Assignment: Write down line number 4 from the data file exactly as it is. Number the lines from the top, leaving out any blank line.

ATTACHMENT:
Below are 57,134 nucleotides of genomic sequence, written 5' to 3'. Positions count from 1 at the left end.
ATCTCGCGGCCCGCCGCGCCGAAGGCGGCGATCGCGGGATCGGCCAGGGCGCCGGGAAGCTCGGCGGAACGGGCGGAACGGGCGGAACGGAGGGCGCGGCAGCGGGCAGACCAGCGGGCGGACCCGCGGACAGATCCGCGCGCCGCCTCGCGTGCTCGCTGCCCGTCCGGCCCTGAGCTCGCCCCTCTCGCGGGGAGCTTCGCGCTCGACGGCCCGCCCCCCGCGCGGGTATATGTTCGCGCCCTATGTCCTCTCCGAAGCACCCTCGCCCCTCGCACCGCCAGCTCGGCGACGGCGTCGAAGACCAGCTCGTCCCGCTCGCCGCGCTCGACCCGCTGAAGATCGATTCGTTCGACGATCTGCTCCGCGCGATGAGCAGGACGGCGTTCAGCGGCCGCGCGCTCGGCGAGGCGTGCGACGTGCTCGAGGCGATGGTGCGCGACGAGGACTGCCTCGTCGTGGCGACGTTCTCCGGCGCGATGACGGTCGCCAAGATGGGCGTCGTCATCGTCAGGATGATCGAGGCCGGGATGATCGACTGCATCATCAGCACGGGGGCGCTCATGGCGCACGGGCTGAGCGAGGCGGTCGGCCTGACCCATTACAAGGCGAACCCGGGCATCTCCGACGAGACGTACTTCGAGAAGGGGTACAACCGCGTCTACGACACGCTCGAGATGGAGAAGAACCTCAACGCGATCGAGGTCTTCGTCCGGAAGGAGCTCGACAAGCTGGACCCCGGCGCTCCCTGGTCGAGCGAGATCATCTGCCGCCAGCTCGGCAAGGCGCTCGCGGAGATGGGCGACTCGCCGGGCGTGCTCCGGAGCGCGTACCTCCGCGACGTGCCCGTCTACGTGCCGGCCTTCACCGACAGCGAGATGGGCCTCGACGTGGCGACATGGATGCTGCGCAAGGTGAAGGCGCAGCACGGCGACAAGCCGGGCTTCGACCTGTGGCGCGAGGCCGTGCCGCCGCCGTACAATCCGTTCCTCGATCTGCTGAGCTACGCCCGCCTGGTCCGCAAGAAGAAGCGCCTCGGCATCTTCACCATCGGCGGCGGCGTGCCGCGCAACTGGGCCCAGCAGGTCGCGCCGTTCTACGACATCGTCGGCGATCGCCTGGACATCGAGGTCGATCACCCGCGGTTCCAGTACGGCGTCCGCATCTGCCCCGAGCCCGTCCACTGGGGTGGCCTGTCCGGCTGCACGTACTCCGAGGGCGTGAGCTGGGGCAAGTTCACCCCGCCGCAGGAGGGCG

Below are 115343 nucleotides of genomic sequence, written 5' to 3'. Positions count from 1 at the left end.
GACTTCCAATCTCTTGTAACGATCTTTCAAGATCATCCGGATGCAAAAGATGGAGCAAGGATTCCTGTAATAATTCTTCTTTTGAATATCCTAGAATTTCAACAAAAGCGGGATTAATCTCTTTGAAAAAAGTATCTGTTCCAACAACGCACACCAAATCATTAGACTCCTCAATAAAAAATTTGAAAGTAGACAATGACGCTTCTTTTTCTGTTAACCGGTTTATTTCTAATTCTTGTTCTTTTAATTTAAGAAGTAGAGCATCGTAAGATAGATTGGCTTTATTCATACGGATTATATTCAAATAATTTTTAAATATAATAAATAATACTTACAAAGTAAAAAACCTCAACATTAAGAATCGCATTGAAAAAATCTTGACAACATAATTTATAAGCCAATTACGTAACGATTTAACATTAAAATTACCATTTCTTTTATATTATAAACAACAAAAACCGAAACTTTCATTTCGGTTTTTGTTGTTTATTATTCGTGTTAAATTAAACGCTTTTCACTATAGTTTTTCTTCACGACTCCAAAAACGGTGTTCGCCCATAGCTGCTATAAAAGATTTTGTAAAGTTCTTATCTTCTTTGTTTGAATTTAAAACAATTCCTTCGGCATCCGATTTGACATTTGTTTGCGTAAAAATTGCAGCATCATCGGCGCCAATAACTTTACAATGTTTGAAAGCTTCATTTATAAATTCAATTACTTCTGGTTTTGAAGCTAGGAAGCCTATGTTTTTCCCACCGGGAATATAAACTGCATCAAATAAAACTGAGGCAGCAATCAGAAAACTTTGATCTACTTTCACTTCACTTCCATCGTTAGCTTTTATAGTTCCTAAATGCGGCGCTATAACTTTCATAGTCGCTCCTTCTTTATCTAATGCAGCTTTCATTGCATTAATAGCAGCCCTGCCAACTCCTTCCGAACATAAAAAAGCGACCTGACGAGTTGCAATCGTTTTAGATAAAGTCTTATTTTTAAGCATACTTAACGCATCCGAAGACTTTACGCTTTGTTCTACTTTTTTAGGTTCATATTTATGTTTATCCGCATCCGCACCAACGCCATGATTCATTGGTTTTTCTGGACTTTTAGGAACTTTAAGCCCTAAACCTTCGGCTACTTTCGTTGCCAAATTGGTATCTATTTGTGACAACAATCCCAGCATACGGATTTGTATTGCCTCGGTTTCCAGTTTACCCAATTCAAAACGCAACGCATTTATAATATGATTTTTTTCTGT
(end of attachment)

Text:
GACTTCCAATCTCTTGTAACGATCTTTCAAGATCATCCGGATGCAAAAGATGGAGCAAGGATTCCTGTAATAATTCTTCTTTTGAATATCCTAGAATTTCAACAAAAGCGGGATTAATCTCTTTGAAAAAAGTATCTGTTCCAACAACGCACACCAAATCATTAGACTCCTCAATAAAAAATTTGAAAGTAGACAATGACGCTTCTTTTTCTGTTAACCGGTTTATTTCTAATTCTTGTTCTTTTAATTTAAGAAGTAGAGCATCGTAAGATAGATTGGCTTTATTCATACGGATTATATTCAAATAATTTTTAAATATAATAAATAATACTTACAAAGTAAAAAACCTCAACATTAAGAATCGCATTGAAAAAATCTTGACAACATAATTTATAAGCCAATTACGTAACGATTTAACATTAAAATTACCATTTCTTTTATATTATAAACAACAAAAACCGAAACTTTCATTTCGGTTTTTGTTGTTTATTATTCGTGTTAAATTAAACGCTTTTCACTATAGTTTTTCTTCACGACTCCAAAAACGGTGTTCGCCCATAGCTGCTATAAAAGATTTTGTAAAGTTCTTATCTTCTTTGTTTGAATTTAAAACAATTCCTTCGGCATCCGATTTGACATTTGTTTGCGTAAAAATTGCAGCATCATCGGCGCCAATAACTTTACAATGTTTGAAAGCTTCATTTATAAATTCAATTACTTCTGGTTTTGAAGCTAGGAAGCCTATGTTTTTCCCACCGGGAATATAAACTGCATCAAATAAAACTGAGGCAGCAATCAGAAAACTTTGATCTACTTTCACTTCACTTCCATCGTTAGCTTTTATAGTTCCTAAATGCGGCGCTATAACTTTCATAGTCGCTCCTTCTTTATCTAATGCAGCTTTCATTGCATTAATAGCAGCCCTGCCAACTCCTTCCGAACATAAAAAAGCGACCTGACGAGTTGCAATCGTTTTAGATAAAGTCTTATTTTTAAGCATACTTAACGCATCCGAAGACTTTACGCTTTGTTCTACTTTTTTAGGTTCATATTTATGTTTATCCGCATCCGCACCAACGCCATGATTCATTGGTTTTTCTGGACTTTTAGGAACTTTAAGCCCTAAACCTTCGGCTACTTTCGTTGCCAAATTGGTATCTATTTGTGACAACAATCCCAGCATACGGATTTGTATTGCCTCGGTTTCCAGTTTACCCAATTCAAAACGCAACGCATTTATAATATGATTTTTTTCTGT